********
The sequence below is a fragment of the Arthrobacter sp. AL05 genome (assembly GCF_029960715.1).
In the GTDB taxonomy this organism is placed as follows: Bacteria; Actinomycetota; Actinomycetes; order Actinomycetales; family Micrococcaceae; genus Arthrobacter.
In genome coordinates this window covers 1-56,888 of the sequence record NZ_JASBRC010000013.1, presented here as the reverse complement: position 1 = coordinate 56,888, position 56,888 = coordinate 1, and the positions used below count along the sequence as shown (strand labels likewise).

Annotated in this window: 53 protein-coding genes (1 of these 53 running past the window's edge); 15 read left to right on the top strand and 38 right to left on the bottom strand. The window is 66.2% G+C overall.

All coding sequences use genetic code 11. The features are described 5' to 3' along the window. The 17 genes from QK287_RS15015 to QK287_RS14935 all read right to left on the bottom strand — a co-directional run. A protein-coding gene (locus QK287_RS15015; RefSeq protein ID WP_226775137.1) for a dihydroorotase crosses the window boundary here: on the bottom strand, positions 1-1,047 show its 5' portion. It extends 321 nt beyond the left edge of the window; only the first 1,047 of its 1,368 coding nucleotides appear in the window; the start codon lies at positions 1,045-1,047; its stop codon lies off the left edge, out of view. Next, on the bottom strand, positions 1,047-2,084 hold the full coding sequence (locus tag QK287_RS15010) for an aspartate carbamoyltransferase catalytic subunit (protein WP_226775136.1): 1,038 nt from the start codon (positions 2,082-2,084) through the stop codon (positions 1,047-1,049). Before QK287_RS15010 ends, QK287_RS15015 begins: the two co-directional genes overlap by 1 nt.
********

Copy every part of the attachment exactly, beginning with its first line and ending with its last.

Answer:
The sequence below is a fragment of the Arthrobacter sp. AL05 genome (assembly GCF_029960715.1).
In the GTDB taxonomy this organism is placed as follows: Bacteria; Actinomycetota; Actinomycetes; order Actinomycetales; family Micrococcaceae; genus Arthrobacter.
In genome coordinates this window covers 1-56,888 of the sequence record NZ_JASBRC010000013.1, presented here as the reverse complement: position 1 = coordinate 56,888, position 56,888 = coordinate 1, and the positions used below count along the sequence as shown (strand labels likewise).

Annotated in this window: 53 protein-coding genes (1 of these 53 running past the window's edge); 15 read left to right on the top strand and 38 right to left on the bottom strand. The window is 66.2% G+C overall.

All coding sequences use genetic code 11. The features are described 5' to 3' along the window. The 17 genes from QK287_RS15015 to QK287_RS14935 all read right to left on the bottom strand — a co-directional run. A protein-coding gene (locus QK287_RS15015; RefSeq protein ID WP_226775137.1) for a dihydroorotase crosses the window boundary here: on the bottom strand, positions 1-1,047 show its 5' portion. It extends 321 nt beyond the left edge of the window; only the first 1,047 of its 1,368 coding nucleotides appear in the window; the start codon lies at positions 1,045-1,047; its stop codon lies off the left edge, out of view. Next, on the bottom strand, positions 1,047-2,084 hold the full coding sequence (locus tag QK287_RS15010) for an aspartate carbamoyltransferase catalytic subunit (protein WP_226775136.1): 1,038 nt from the start codon (positions 2,082-2,084) through the stop codon (positions 1,047-1,049). Before QK287_RS15010 ends, QK287_RS15015 begins: the two co-directional genes overlap by 1 nt.